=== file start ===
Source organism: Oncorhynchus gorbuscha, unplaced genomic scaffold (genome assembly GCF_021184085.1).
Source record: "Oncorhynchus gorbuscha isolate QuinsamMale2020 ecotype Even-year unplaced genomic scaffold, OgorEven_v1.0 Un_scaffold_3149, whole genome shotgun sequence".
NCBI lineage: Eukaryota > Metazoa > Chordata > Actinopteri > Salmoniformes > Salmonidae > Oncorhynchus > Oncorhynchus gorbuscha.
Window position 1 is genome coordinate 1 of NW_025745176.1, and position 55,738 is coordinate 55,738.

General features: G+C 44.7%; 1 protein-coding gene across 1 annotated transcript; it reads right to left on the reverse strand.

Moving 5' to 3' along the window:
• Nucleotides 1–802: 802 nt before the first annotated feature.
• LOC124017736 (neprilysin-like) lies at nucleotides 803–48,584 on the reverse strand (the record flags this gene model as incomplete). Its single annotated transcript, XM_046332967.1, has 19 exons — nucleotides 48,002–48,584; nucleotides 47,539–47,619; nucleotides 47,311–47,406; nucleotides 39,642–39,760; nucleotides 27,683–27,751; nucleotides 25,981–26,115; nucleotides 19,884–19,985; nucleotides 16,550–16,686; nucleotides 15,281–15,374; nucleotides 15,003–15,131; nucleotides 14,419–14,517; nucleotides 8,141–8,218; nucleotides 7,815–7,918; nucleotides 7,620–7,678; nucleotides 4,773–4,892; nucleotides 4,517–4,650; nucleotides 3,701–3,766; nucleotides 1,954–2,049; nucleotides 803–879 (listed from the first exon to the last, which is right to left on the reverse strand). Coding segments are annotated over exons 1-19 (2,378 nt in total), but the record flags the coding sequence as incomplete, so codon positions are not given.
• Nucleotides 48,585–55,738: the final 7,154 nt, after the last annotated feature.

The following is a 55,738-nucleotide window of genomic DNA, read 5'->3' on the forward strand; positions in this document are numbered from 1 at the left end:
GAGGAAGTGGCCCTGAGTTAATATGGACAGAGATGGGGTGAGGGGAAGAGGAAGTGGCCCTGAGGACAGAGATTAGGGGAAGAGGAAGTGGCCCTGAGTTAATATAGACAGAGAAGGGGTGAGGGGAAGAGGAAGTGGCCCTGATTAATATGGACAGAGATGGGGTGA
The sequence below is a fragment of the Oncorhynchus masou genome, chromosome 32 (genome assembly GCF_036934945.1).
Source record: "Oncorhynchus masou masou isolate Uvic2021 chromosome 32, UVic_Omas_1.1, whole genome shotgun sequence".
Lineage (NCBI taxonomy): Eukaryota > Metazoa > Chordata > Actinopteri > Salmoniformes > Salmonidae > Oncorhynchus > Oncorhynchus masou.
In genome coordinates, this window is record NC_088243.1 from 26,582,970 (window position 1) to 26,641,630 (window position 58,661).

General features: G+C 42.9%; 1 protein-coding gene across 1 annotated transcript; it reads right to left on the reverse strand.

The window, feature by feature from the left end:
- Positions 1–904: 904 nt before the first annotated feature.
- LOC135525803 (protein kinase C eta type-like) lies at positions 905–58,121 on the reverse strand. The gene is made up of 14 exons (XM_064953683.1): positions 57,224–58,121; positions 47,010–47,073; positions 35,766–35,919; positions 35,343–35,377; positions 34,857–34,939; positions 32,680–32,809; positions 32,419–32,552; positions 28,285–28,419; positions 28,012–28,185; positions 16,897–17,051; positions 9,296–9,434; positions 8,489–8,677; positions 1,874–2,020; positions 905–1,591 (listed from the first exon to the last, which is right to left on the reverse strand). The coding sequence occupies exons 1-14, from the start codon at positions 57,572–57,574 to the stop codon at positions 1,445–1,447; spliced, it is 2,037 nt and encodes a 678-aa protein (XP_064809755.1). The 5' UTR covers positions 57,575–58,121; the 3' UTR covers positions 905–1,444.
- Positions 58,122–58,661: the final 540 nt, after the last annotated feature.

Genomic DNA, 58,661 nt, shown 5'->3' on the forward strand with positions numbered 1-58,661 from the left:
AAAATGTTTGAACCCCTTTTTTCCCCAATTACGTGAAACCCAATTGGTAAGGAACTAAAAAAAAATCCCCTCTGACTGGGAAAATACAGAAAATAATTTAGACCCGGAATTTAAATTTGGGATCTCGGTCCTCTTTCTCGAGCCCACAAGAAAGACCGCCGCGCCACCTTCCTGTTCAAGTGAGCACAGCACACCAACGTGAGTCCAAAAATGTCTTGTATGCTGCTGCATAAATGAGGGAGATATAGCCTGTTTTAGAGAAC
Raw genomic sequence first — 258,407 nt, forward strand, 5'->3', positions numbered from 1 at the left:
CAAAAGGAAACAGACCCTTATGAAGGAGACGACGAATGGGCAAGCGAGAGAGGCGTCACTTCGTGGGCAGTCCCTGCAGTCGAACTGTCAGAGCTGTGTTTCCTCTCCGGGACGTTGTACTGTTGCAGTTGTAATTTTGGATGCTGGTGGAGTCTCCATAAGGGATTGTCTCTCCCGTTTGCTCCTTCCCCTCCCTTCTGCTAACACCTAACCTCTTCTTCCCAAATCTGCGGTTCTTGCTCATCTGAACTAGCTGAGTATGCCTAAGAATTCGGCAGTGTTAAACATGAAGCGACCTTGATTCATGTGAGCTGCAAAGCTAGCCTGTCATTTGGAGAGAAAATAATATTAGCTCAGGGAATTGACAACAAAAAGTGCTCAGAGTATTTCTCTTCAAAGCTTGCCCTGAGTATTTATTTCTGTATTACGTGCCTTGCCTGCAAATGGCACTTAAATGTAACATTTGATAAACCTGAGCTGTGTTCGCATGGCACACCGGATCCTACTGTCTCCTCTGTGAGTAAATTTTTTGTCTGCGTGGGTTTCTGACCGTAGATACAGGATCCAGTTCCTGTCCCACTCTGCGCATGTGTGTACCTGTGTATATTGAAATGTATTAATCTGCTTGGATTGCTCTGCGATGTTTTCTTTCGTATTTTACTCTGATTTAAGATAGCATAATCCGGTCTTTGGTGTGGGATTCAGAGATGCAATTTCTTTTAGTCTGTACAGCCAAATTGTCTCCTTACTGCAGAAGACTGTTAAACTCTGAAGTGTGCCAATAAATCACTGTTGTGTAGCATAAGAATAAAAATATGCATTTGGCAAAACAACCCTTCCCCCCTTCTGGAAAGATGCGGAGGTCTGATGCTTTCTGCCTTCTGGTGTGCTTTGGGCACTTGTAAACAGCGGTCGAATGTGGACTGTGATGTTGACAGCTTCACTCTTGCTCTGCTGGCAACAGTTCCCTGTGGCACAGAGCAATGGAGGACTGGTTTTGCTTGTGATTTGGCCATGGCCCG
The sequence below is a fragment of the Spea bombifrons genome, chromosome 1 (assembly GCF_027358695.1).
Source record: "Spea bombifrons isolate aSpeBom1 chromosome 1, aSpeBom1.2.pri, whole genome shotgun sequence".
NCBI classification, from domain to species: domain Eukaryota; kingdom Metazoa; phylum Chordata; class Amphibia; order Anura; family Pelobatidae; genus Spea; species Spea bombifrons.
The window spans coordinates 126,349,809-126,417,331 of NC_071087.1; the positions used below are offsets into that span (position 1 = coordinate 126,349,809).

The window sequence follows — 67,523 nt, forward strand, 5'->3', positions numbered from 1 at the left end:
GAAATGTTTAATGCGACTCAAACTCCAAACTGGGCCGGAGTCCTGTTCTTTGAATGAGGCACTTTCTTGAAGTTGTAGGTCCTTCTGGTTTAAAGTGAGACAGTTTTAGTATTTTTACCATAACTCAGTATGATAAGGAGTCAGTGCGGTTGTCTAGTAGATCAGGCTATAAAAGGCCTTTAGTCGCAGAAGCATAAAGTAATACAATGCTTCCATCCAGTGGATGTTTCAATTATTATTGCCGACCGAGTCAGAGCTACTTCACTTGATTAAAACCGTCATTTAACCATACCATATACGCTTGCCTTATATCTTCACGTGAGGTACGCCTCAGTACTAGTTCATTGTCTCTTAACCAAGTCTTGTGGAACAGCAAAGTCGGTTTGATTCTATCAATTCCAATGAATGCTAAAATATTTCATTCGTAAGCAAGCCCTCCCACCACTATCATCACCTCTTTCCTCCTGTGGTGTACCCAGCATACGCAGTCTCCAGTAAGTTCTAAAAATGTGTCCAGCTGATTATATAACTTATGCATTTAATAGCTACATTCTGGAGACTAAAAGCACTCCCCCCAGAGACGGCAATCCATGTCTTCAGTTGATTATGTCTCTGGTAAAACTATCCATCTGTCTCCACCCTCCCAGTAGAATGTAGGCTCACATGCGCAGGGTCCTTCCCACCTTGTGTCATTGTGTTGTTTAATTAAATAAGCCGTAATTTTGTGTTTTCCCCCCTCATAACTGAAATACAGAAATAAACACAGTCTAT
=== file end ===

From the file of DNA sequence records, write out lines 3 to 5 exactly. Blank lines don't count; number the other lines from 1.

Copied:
NCBI lineage: Eukaryota > Metazoa > Chordata > Actinopteri > Salmoniformes > Salmonidae > Oncorhynchus > Oncorhynchus gorbuscha.
Window position 1 is genome coordinate 1 of NW_025745176.1, and position 55,738 is coordinate 55,738.

General features: G+C 44.7%; 1 protein-coding gene across 1 annotated transcript; it reads right to left on the reverse strand.